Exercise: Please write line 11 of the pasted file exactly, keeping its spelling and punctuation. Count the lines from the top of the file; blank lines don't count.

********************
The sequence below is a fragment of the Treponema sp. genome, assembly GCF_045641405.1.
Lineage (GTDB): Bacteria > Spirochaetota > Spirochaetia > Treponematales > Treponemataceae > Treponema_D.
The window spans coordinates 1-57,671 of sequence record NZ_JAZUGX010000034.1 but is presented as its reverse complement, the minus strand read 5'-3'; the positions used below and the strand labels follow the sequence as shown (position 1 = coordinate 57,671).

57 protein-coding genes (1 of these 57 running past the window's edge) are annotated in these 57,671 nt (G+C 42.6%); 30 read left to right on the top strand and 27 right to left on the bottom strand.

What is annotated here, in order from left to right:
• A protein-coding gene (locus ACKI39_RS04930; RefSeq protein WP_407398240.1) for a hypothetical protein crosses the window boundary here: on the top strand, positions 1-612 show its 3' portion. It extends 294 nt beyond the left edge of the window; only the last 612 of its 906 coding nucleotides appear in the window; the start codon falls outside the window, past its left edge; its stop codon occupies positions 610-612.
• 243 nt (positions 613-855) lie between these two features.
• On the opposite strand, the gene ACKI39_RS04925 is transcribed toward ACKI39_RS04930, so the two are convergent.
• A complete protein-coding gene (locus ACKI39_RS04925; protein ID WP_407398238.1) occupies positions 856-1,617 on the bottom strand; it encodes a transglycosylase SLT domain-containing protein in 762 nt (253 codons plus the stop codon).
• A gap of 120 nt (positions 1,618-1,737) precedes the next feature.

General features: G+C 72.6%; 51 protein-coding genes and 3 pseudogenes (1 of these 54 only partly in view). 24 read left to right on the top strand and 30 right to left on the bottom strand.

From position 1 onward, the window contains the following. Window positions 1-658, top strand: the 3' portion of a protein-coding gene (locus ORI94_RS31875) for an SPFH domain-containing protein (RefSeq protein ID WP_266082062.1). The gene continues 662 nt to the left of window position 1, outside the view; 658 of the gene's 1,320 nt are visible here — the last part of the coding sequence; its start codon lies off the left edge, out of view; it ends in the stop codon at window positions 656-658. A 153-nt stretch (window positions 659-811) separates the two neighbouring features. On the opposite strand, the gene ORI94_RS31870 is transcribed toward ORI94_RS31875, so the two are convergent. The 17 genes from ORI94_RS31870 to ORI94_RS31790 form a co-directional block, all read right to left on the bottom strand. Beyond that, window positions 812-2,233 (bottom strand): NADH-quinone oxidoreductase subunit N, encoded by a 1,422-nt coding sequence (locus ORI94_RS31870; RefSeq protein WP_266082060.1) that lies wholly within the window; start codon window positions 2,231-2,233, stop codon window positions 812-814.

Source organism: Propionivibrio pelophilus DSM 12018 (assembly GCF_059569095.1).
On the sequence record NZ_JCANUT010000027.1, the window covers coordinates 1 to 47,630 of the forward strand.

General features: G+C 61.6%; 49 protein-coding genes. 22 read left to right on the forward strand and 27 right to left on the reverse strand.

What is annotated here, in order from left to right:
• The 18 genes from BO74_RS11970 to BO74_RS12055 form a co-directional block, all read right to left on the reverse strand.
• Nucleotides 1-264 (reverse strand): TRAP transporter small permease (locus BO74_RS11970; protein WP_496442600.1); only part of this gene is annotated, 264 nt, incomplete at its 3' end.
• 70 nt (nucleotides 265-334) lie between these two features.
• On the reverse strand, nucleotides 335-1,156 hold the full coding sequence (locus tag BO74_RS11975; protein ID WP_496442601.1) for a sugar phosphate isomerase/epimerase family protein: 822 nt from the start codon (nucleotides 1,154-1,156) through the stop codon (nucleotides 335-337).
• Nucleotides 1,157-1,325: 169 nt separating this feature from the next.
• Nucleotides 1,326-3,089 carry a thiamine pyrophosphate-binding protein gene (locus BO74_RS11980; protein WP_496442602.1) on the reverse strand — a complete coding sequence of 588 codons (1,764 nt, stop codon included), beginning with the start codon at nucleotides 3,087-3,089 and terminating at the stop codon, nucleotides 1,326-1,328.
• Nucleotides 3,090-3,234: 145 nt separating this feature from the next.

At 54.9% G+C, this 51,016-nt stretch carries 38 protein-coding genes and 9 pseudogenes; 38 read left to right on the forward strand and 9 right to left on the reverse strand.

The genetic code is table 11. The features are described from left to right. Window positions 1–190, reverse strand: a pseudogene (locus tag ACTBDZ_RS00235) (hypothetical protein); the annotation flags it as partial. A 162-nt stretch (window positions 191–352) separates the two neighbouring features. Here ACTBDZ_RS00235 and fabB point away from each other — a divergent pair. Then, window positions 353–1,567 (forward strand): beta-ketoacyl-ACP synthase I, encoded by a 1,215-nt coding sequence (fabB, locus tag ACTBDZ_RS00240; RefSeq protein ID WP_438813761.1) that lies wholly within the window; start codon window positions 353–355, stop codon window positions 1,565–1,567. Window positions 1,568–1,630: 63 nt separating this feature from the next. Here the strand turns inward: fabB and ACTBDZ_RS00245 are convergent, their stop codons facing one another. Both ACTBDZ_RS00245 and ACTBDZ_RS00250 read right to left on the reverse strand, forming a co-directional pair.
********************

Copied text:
General features: G+C 72.6%; 51 protein-coding genes and 3 pseudogenes (1 of these 54 only partly in view). 24 read left to right on the top strand and 30 right to left on the bottom strand.